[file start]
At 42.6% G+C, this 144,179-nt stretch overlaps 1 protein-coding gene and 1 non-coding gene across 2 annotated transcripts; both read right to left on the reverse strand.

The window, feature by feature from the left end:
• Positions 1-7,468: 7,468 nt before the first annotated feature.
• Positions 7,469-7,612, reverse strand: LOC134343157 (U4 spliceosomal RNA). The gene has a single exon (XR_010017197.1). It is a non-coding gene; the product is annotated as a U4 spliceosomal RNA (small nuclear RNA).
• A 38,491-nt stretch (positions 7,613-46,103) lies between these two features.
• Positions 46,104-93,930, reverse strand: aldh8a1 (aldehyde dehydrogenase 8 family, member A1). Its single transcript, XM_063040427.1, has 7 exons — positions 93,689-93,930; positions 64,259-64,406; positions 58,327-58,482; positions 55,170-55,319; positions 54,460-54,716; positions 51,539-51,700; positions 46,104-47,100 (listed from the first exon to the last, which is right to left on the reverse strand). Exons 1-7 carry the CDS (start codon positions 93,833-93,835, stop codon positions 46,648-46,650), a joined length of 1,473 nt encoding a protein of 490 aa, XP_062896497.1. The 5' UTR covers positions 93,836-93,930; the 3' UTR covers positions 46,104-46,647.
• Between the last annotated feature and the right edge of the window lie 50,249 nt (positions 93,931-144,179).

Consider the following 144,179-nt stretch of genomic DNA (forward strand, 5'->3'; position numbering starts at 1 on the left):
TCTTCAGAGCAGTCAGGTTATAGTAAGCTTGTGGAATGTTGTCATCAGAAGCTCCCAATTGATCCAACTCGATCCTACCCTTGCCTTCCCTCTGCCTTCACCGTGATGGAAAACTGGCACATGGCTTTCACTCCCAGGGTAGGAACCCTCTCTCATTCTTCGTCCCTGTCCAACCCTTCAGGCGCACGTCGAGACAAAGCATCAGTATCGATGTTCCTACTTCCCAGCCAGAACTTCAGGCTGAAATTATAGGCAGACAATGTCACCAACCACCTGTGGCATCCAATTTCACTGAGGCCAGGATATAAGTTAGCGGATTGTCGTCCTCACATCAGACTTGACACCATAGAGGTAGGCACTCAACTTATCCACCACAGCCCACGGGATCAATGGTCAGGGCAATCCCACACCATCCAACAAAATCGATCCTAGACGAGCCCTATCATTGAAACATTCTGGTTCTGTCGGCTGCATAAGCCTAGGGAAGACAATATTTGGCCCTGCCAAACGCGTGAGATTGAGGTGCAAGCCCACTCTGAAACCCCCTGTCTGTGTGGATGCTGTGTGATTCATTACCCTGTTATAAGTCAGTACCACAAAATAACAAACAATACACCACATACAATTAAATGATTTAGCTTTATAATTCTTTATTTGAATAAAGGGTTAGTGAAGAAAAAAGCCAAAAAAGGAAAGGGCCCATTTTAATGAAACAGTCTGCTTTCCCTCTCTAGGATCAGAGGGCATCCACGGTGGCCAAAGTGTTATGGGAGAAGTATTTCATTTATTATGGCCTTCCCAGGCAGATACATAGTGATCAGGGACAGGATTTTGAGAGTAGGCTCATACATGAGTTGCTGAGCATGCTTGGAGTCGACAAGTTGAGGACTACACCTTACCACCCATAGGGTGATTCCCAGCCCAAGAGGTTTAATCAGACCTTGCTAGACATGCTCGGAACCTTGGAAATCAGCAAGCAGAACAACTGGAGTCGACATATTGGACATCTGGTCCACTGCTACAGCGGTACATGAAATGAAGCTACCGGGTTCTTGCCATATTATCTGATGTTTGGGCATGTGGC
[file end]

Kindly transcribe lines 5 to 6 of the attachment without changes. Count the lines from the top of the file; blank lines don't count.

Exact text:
• A 38,491-nt stretch (positions 7,613-46,103) lies between these two features.
• Positions 46,104-93,930, reverse strand: aldh8a1 (aldehyde dehydrogenase 8 family, member A1). Its single transcript, XM_063040427.1, has 7 exons — positions 93,689-93,930; positions 64,259-64,406; positions 58,327-58,482; positions 55,170-55,319; positions 54,460-54,716; positions 51,539-51,700; positions 46,104-47,100 (listed from the first exon to the last, which is right to left on the reverse strand). Exons 1-7 carry the CDS (start codon positions 93,833-93,835, stop codon positions 46,648-46,650), a joined length of 1,473 nt encoding a protein of 490 aa, XP_062896497.1. The 5' UTR covers positions 93,836-93,930; the 3' UTR covers positions 46,104-46,647.